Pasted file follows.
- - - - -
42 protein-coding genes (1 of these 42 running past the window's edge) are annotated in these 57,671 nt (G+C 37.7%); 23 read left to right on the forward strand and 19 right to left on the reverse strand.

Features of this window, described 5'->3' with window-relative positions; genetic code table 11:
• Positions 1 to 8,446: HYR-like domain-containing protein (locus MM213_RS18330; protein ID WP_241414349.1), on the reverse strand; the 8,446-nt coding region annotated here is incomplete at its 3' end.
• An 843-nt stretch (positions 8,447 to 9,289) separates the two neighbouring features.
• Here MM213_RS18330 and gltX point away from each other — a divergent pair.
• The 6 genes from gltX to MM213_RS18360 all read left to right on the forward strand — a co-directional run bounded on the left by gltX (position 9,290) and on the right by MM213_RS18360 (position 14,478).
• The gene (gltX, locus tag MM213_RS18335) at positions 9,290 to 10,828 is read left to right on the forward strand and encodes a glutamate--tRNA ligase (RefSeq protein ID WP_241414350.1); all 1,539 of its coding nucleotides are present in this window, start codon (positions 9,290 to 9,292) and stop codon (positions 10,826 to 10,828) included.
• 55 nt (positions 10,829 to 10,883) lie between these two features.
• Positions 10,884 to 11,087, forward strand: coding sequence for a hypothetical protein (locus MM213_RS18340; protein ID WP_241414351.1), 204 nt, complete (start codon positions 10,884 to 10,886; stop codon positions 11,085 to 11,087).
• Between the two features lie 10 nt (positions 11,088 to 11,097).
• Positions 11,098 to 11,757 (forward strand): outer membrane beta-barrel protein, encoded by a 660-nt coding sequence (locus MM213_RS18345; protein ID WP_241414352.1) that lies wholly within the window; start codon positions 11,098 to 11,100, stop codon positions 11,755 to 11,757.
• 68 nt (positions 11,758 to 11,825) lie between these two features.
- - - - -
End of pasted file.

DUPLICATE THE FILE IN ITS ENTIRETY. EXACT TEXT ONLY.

42 protein-coding genes (1 of these 42 running past the window's edge) are annotated in these 57,671 nt (G+C 37.7%); 23 read left to right on the forward strand and 19 right to left on the reverse strand.

Features of this window, described 5'->3' with window-relative positions; genetic code table 11:
• Positions 1 to 8,446: HYR-like domain-containing protein (locus MM213_RS18330; protein ID WP_241414349.1), on the reverse strand; the 8,446-nt coding region annotated here is incomplete at its 3' end.
• An 843-nt stretch (positions 8,447 to 9,289) separates the two neighbouring features.
• Here MM213_RS18330 and gltX point away from each other — a divergent pair.
• The 6 genes from gltX to MM213_RS18360 all read left to right on the forward strand — a co-directional run bounded on the left by gltX (position 9,290) and on the right by MM213_RS18360 (position 14,478).
• The gene (gltX, locus tag MM213_RS18335) at positions 9,290 to 10,828 is read left to right on the forward strand and encodes a glutamate--tRNA ligase (RefSeq protein ID WP_241414350.1); all 1,539 of its coding nucleotides are present in this window, start codon (positions 9,290 to 9,292) and stop codon (positions 10,826 to 10,828) included.
• 55 nt (positions 10,829 to 10,883) lie between these two features.
• Positions 10,884 to 11,087, forward strand: coding sequence for a hypothetical protein (locus MM213_RS18340; protein ID WP_241414351.1), 204 nt, complete (start codon positions 10,884 to 10,886; stop codon positions 11,085 to 11,087).
• Between the two features lie 10 nt (positions 11,088 to 11,097).
• Positions 11,098 to 11,757 (forward strand): outer membrane beta-barrel protein, encoded by a 660-nt coding sequence (locus MM213_RS18345; protein ID WP_241414352.1) that lies wholly within the window; start codon positions 11,098 to 11,100, stop codon positions 11,755 to 11,757.
• 68 nt (positions 11,758 to 11,825) lie between these two features.